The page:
When a group of teenagers decide to rob a blind man, they think they’ve picked the perfect target to get away with a bundle of cash hassle free; they have no idea what they’ve got themselves in for until it’s too late to turn back. A horror that made quite the splash at the US box office, starring Stephen Lang, Dylan Minnette, Jane Levy, Daniel Zovatto and Sergej Onopko. Written and directed by Fede Alvarez.
Things begin as they always do in this genre, it’s simple and everything is perfectly fine before it descends into anarchy and terror. The story is intriguing, once you are trapped inside a house, is it possible to get out when despite being blind, the home owner is an ex-military, well-prepared man? What can you do to mislead him or distract him as you try to make your getaway? Do you still go after the cash? During all of which there’s an edge of your seat tension, dying to explode. The primary problem however is the casting of particularly young and naive looking actors, with the possible exception of Jane Levy who actually doesn’t do a bad job. Then there’s Lang and while he may be a slightly fearful presence and definitely portrays someone who is dangerous, his performance runs close to the line of becoming insulting; he’s simply trying much too hard and all of his stumbling doesn’t compensate for his sudden transformation into the Michael Myers of modern Detroit. Then there’s Minnette, fresh off Goosebumps, which was unfortunately a bad transition as it’s difficult to take him seriously, his youth gets entirely in the way of the plot, it doesn’t feel dark and gritty, the clear theme and atmosphere they’re trying to achieve is overridden by reactions more suited to the version of horror you get from the Scream series.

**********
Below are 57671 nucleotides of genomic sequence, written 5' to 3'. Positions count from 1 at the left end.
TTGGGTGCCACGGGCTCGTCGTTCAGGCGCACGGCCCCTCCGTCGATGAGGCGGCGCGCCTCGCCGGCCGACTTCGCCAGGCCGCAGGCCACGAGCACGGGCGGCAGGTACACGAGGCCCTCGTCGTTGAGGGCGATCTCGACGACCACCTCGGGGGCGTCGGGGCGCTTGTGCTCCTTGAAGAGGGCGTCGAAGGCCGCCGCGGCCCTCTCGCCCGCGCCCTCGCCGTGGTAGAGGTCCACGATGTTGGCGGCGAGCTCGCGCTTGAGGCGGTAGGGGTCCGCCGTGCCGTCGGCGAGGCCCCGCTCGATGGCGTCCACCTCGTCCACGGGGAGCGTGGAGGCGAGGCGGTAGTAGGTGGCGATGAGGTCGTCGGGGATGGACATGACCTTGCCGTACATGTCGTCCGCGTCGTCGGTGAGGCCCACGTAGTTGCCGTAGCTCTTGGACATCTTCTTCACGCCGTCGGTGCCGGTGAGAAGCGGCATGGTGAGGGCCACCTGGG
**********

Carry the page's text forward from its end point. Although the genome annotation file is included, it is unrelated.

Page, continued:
The next major problem it has is that the horror elements are not quite in balance, the scales tip more to thriller with a few jump scares thrown in but nothing particularly scary in general; of course that’s entirely dependent on the viewer, many may find Stephen Lang’s blind man frightening but it only goes so far. It’s unfortunate that before too long it starts to wander down roads of predictability and cheaper tactics, as well as becoming entirely too unrealistic; Alvarez also seems to have a particular obsession with foreshadowing, meaning that many moments of the film you can see coming a mile off because he’s basically thrown up a sign saying what’s going to happen, 10 or 15 minutes before it does. Things are inherently less scary when you know they’re coming, it’s difficult to judge the film because although it does have some great tension running throughout to keep you watching, it lacks in the scare department and you could say it’s a good film but it has several problems that make it not quite as good as it could be. It starts out as something new but becomes something you’ve seen before.
All that aside, it is still an entertaining watch in a genre that has a dire success rate, although one particular scene will certainly divide audiences into whether it is in fact scary, creepy, disgusting, just plain wrong or all of the above. It does fall foul of its own hype as many do these days but despite all its issues it would be incorrect to say that it’s not worth watching; it may not be the horror film of the decade or even year but as far as picking a film for a night in goes, it’s not a bad choice.